However, this year, “What’s new?” got me thinking in reverse. I wondered: What’s old in “What’s new?” That is, what was new in previous editions of AP’s style guide and have those changes stood the test of time?

To find out, I headed to my bookshelf, where I have an incomplete collection of AP Stylebooks past. Here’s some of what was new in newspaper editing when these guides came out.

Click player above to listen to the podcast

  • DOWNLOAD MP3
  • PODCAST
  • Share
    SHARE
« Older Entries

June 24, 2019

Time to talk y'all

TOPICS: ,

 

Mike in Newport Beach writes: “Recently, while my wife was watching Chip and Johanna’s show, ‘Fixer Upper,’ on HGTV, I noticed on the closed captions a translation of Chip’s speech. He’s from Waco, Texas, and commonly uses the contraction ‘y’all.’ My Southern friends say that the word ‘y’all’ is totally acceptable if you live south of Virginia and east of El Paso, Texas. I was fascinated when Chip used the contraction ‘y’all’s’ and it appeared on the closed caption, with two apostrophes right in print. Questions: 1. Is y’all acceptable English? 2. Is y’all’s a word?”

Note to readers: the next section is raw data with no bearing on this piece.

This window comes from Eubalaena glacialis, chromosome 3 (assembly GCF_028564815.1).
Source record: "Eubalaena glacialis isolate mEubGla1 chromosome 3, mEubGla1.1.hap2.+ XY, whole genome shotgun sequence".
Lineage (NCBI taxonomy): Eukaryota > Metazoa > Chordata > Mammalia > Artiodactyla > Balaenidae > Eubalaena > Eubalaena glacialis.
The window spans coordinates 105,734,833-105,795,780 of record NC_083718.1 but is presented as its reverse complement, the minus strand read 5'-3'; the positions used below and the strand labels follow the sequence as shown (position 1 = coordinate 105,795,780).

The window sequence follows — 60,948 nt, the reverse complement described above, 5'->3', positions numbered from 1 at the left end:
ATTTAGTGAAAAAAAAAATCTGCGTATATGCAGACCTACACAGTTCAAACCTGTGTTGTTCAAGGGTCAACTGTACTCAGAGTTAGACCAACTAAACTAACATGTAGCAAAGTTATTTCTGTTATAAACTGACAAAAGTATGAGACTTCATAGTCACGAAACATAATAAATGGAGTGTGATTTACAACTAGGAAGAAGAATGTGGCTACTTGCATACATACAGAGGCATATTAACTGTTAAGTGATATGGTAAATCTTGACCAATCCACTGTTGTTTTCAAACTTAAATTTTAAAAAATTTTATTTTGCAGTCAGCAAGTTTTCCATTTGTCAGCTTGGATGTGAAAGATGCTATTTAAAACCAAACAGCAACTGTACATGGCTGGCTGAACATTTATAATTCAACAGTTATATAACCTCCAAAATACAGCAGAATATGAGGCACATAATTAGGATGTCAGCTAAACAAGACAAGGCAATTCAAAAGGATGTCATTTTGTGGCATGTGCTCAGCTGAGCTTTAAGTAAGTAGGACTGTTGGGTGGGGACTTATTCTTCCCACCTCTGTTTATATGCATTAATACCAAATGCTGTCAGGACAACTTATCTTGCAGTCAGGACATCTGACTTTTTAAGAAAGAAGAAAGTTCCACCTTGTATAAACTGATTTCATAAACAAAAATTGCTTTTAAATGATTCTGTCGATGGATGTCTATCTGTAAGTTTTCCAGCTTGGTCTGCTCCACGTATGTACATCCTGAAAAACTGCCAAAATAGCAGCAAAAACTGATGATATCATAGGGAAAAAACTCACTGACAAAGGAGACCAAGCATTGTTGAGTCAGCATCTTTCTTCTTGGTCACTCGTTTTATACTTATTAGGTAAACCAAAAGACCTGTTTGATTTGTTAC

Here's how I answered.

Click player above to listen to the podcast

  • DOWNLOAD MP3
  • PODCAST
  • Share
    SHARE
« Older Entries

June 10, 2019

Dreyer's 'Nonrules' You Can Ignore

TOPICS: , ,

 

They say that a lie can travel halfway around the world before the truth can get its shoes on. The source of this pithy saying is a perfect example: It’s usually attributed to Mark Twain, though the New York Times reports it was most likely Jonathan Swift.

But we need an equally pithy saying for what happens next: The lie colonizes the world and decrees that under no circumstances should the truth be granted a visa for entry.

That’s how grammar myths work — especially the grammar myths that were all the rage in the 1950s and 1960s.

These misguided “rules” traveled around the world at lightning speed, carried on the tongues of folks who love to say, “You can’t split an infinitive” and “You can’t start a sentence with ‘and.’” And despite the efforts of many language experts determined to set the record straight, the lies linger.

In his best-selling new book, “Dreyer’s English,” Penguin Random House copy chief Benjamin Dreyer delivers these “nonrules” the bludgeoning they deserve.

Could his be the final death blow to these superstitions? We can only hope. Here are Dreyer’s “nonrules” and why you can, with his blessing, ignore them entirely.

 

Click player above to listen to the podcast

  • DOWNLOAD MP3
  • PODCAST
  • Share
    SHARE
« Older Entries